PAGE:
Virginia prison officials can no longer decide whether the food provided to an incarcerated person with religious dietary restrictions is “kosher enough” to meet that inmate’s religious beliefs, under a recent ruling by the Western District of Virginia. That determination instead must be based on the individual’s sincere religious beliefs.
In an important religious rights case, a Morrison & Foerster legal team secured a favorable outcome for pro bono client Bruce Estes, a Jewish man who is incarcerated in a Virginia state prison. The case analyzed whether a so-called common-fare menu for inmates with religious dietary restrictions is acceptable for someone with Mr. Estes’ religious beliefs, which require him to adhere to a kosher diet. Evidence in the case showed that the food for the common-fare menu was not always obtained from kosher sources, and its preparation was not supervised by a rabbi or otherwise consistent with the kosher requirements of Mr. Estes’ beliefs. Regardless, the state maintained that the common-fare menu was effectively “kosher enough” and refused to do more because of cost concerns.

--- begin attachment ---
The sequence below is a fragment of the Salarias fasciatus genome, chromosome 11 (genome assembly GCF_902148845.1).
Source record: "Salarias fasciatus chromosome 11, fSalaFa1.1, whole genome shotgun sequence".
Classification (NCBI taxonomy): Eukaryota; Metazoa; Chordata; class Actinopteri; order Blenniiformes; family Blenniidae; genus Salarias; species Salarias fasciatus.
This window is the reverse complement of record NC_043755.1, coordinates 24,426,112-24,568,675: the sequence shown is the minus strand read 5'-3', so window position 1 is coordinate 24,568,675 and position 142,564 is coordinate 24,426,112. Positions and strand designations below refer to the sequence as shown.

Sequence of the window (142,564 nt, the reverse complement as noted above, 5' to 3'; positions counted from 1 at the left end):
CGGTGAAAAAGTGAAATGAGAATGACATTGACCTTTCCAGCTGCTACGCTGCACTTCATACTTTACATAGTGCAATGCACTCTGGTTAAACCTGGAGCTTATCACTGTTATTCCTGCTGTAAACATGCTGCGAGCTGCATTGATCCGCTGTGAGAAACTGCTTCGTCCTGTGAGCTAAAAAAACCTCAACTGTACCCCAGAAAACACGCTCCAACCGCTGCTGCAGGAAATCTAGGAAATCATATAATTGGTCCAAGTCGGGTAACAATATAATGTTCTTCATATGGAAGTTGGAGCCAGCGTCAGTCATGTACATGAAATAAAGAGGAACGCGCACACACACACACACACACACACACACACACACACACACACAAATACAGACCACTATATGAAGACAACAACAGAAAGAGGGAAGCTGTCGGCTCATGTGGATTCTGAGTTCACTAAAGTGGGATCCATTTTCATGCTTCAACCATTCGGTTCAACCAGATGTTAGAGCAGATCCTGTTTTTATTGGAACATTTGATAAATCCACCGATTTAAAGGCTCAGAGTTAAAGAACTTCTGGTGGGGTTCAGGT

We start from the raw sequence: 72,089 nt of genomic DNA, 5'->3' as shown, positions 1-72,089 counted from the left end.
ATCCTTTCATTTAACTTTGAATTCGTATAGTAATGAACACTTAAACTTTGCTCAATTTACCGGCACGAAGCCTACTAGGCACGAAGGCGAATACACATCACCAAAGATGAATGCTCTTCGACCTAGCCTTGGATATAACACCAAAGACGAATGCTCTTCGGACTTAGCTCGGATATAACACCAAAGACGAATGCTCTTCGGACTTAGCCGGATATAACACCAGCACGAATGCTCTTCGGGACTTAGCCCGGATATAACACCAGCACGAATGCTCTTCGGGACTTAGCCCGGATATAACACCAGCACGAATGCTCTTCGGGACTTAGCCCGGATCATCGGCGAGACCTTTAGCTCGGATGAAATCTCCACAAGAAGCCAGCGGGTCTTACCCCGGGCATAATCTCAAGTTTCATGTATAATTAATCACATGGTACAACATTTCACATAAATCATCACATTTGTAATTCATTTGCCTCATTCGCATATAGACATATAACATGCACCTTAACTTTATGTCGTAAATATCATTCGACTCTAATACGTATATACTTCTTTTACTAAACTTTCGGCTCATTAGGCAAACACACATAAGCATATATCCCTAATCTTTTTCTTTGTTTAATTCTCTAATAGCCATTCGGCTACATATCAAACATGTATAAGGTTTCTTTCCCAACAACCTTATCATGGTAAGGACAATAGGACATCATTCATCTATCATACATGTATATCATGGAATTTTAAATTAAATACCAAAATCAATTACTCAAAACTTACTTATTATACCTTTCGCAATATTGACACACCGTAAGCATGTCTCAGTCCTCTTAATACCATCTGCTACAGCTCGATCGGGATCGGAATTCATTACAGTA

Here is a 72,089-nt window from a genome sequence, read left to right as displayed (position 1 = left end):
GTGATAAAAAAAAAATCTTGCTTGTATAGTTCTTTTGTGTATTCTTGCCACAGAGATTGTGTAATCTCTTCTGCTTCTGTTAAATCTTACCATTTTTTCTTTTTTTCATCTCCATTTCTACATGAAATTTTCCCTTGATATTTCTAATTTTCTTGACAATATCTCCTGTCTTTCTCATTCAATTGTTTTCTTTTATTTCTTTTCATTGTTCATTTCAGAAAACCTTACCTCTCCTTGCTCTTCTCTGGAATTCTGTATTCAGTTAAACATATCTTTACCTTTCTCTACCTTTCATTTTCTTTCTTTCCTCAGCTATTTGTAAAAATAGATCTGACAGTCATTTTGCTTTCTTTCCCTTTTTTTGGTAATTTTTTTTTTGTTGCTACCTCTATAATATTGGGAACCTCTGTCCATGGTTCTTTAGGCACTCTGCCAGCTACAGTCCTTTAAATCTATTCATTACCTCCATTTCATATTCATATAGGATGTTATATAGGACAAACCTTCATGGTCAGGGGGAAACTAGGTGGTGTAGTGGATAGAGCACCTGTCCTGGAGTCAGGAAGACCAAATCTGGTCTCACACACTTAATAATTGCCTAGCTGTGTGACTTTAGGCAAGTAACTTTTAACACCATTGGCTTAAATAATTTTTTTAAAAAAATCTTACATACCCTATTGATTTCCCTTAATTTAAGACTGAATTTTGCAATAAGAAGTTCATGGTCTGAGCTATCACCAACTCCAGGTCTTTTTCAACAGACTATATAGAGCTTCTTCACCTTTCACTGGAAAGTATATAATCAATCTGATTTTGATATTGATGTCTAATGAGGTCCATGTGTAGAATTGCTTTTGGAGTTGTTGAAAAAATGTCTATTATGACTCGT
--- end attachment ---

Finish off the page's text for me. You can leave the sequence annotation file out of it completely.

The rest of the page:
On June 5, 2018, the United States District Court for the Western District of Virginia determined that the Virginia Department of Corrections violated the Religious Land Use And Institutionalized Persons Act by failing to provide Mr. Estes with kosher food.
“This case outcome is particularly noteworthy,” said Morrison & Foerster litigation partner and lead counsel in the case, Joel Haims. “Unlike prior kosher food cases, the issue here was not whether the state has to provide kosher food but rather who gets to decide what is kosher and acceptable to someone with Mr. Estes’ sincerely held religious beliefs.”
“Ultimately, the court ruled that this determination must be made on the basis of the inmate’s sincere religious beliefs rather than the state’s view of what those beliefs require,” he added.
The court found that Virginia’s refusal to provide Mr. Estes with kosher food compliant with his beliefs was a substantial burden on his religious exercise, and that even if costs were a compelling governmental interest, the state had not met its burden of showing that the common-fare meal program is the least restrictive means of accommodating that interest.